Don’t get me wrong though; I think it’s a shitty thing to do to your kids, and that editing a book that you then give to someone else is definitely problematic because then you risk influencing them against the author unfairly. But I do think authors have to accept that people are going to do what they do with the books they buy, and this is little more than a streamlined version of me flipping through my copy of Blackbirds and crossing out all the naughty words manually, which I think you’ll agree is my right to do if I ever felt like wasting a whole lot of time.

    I’ll also add that your flair for creative profanity makes me think running a simple find-and-replace on one of your books would make for some interesting turns of phrase, to say the least.

    • Yeah. I had a long post, but it got lost when I submitted it, but it basically tracked this. I’ll look for Doctorow’s comments. I think it is silly, but if someone buys a copy and wants to edit that copy (and that copy alone), then fine. Doesn’t make sense to me, personally, but I don’t have a problem with the other person doing it.

    • This. I don’t appreciate the attitude behind the app, but it’s no different than watching Goodfellas on basic cable,with the added benefit of being opt in rather than an imposed censorship regime.

      Also I’d enjoy replacing common adverbs with “fuckity-bye”.

    • Cory is much, much smarter than I am, and I’m willing to concede he maybe has a point here I’m just too foolish to see. I just don’t agree. I don’t mind if an individual wants to do whatever to my book. They can use it as toilet paper for all they like. Clean Reader is a third-party app that sanitizes the work — just because it creates several possible permutations instead of a single edit doesn’t make it any less pervasive. To me, that makes it all the more concerning.

  • I’m speechless. Well, almost. I am dumbfounded by the stupidity — not to mention arrogance — of scrubbing words and situations from books. No one has the right to change someone else’s words/thoughts to suit them. If you don’t like it, go away or write your own damn book. You won’t be missed.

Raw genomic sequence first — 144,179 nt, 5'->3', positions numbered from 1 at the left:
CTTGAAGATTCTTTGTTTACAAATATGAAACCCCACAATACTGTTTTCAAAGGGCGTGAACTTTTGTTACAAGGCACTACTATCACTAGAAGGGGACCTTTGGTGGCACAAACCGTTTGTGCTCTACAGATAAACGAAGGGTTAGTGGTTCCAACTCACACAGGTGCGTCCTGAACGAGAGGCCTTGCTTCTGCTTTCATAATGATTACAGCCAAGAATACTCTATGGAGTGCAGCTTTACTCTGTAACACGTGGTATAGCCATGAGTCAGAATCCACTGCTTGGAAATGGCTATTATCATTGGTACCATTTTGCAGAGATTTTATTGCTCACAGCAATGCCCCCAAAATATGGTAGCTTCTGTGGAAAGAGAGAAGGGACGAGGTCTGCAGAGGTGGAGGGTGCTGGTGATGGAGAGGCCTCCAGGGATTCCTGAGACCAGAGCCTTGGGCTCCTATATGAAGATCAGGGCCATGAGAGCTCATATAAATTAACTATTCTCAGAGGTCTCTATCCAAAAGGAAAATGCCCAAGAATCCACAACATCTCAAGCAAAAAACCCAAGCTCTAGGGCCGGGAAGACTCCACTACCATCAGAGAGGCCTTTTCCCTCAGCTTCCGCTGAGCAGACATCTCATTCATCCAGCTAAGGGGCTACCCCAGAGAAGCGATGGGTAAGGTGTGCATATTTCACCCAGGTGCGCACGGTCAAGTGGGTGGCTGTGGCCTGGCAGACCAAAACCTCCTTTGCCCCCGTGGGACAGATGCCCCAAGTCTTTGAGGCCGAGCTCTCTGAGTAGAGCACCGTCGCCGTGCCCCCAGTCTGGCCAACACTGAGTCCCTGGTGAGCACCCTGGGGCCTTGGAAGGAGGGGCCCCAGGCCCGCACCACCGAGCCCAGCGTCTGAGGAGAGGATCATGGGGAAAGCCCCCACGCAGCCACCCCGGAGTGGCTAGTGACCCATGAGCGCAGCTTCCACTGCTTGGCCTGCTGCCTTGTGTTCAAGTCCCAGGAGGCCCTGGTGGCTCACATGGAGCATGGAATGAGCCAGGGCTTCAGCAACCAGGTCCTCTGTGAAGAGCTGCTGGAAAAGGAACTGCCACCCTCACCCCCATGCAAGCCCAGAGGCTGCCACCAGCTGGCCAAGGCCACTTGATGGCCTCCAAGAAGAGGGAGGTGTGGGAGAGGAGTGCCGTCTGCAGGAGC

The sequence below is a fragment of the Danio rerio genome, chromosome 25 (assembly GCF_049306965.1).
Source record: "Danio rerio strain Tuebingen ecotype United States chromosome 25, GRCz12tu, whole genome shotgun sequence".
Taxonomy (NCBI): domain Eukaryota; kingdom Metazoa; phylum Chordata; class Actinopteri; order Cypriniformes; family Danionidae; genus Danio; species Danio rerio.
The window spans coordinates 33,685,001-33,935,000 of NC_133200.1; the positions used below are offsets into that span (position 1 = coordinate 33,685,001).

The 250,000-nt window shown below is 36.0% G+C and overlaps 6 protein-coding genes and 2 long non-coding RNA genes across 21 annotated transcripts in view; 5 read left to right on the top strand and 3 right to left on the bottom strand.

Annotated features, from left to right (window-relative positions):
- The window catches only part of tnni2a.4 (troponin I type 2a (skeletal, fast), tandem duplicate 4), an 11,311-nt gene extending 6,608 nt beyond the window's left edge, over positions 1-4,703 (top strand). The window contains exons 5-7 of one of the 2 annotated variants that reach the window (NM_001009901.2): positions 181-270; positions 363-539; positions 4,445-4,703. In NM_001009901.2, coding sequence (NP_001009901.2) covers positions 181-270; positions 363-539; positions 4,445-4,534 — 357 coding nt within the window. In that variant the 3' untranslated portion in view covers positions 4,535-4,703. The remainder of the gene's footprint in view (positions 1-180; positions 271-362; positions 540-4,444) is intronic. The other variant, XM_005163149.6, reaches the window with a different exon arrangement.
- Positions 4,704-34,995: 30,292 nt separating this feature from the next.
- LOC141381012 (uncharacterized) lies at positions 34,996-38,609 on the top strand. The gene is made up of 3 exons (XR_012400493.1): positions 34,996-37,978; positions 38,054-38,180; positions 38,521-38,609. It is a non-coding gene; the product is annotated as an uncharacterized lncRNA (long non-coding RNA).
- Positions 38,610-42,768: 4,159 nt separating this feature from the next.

• What the hell? Seriously?!?! Clean Reader, those are my words, MINE. My blood, my sweat and tears on those pages. Not yours. You don’t like how the blood, tears and sweat tastes, go cleanse your palate elsewhere–and may I suggest with vanilla flavored milk.



    Thank you for this. When I first saw a story about that software, I was like what. The. Actual. Fuck.

    If an author wants to write books without swear words? Have at it, cupcake.

    Do I swear in my books? My characters do, sometimes, fuck yeah. Because, fuck. Fuckety fuckety FUCKCAKES they sometimes like to swear. And sometimes, they cheese-and-rice don’t swear. And sometimes, they creatively swear by wishing the warts of a thousand toads on the cuntnuggety douchewaffles who piss them right the fark off. (And sometimes they say fark and frak instead of fuck.)

    My characters are real. I swear. Not everywhere, or in every situation, no. But anyone who’s worked on a mutherfuckin car from hell KNOWS you HAVE to swear when trying to get a stuck bold or nut loose. Because FUCKING SWEARING PHYSICS, man. Is too a thing.

    Also, this:




    Anyone whose raised a child knows that yes, there ARE periods of your life where you have the most absurdly non-obscene swear words coming out of your mouth, because LITTLE FUCKING PITCHERS, man. And those big DAMN ears of theirs. Cheese-and-rice. Mudder-humping crepe-balls.

    And sometimes my characters swear like that.

    A snarky, ball-busting character is not going to talk the same as a straight-laced, uptight, reserved character. And if that straight-laced character suddenly drops an F-bomb in the middle of something, you know that’s a serious point for them, that something’s going on.

    It’s all about the language. Sometimes, language is eloquent and dainty and all prim and proper. And sometimes it’s like climbing over a desolate landfill of the rustiest, jaggedest, pointiest words there are, with a heaping of salt on top.